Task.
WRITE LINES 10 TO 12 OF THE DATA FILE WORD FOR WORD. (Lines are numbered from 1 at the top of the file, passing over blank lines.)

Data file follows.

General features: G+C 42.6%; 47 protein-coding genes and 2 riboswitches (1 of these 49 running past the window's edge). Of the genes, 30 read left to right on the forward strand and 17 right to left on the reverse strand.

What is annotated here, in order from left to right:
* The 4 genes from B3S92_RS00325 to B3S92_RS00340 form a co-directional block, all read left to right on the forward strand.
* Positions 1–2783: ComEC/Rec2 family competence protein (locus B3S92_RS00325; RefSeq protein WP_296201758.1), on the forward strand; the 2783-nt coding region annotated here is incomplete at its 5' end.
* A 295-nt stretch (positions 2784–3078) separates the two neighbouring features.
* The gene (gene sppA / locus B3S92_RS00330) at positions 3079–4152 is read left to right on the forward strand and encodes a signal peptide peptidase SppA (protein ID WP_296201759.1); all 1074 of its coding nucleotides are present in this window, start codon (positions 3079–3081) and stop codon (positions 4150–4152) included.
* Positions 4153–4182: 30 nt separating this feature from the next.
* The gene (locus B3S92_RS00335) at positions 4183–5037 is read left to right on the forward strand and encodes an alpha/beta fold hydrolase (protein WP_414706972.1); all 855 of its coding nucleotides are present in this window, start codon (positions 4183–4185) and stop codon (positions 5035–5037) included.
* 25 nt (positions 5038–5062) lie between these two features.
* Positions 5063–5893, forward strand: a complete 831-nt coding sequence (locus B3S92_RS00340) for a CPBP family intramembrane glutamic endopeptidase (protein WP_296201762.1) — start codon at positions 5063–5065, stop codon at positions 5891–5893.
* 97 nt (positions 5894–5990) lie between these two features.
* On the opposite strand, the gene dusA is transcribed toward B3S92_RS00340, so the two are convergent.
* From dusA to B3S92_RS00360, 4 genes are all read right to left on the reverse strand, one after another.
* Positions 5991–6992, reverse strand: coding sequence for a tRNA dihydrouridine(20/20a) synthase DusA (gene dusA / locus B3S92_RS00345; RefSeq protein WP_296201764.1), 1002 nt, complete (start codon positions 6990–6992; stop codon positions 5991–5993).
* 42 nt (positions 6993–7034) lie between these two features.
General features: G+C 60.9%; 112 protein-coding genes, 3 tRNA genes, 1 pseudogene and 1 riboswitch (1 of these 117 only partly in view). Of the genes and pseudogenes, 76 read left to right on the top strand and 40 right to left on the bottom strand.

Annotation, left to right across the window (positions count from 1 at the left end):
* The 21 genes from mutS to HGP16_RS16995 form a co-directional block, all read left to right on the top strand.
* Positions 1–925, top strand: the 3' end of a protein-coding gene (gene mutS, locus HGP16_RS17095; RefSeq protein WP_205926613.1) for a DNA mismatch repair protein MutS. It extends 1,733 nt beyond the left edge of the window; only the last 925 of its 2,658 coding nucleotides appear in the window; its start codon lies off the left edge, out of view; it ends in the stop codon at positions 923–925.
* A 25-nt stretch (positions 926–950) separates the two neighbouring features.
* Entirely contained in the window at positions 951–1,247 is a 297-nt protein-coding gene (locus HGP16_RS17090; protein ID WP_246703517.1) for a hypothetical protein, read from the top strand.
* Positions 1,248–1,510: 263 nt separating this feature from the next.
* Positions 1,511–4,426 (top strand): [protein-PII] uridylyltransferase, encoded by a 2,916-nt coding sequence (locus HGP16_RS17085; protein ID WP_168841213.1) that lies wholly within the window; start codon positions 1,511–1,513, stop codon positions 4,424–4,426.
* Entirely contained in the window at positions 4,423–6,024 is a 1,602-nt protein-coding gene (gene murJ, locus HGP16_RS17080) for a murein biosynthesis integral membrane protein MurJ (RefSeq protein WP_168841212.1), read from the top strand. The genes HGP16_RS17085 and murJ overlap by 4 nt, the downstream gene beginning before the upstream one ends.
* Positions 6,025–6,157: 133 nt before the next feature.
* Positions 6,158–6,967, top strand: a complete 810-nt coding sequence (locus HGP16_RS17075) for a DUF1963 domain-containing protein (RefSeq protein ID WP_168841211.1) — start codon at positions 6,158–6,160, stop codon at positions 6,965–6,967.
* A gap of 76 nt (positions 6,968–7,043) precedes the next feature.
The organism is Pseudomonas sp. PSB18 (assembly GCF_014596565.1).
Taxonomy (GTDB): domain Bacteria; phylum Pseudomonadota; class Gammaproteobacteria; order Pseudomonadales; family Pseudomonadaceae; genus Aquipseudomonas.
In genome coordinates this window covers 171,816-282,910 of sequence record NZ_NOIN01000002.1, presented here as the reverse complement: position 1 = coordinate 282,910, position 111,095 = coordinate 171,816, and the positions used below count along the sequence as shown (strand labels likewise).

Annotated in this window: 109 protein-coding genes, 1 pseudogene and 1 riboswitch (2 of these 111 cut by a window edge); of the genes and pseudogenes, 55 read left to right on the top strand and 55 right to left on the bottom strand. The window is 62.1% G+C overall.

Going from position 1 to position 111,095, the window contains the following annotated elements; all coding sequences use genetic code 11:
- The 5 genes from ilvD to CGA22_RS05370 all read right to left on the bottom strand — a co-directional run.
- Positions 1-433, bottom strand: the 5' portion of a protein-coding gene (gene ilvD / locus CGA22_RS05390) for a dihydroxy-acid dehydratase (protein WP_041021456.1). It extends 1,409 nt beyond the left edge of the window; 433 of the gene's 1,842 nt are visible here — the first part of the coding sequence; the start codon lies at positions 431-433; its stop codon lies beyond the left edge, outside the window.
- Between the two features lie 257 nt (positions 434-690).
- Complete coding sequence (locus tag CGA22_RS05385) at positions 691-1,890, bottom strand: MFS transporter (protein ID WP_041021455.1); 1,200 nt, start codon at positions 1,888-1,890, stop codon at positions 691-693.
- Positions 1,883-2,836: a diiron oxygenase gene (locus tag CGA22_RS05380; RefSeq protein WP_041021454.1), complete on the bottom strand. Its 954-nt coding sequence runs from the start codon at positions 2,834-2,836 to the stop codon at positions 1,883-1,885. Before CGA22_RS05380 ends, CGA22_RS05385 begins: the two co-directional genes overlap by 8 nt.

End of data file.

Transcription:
* Positions 5063–5893, forward strand: a complete 831-nt coding sequence (locus B3S92_RS00340) for a CPBP family intramembrane glutamic endopeptidase (protein WP_296201762.1) — start codon at positions 5063–5065, stop codon at positions 5891–5893.
* 97 nt (positions 5894–5990) lie between these two features.
* On the opposite strand, the gene dusA is transcribed toward B3S92_RS00340, so the two are convergent.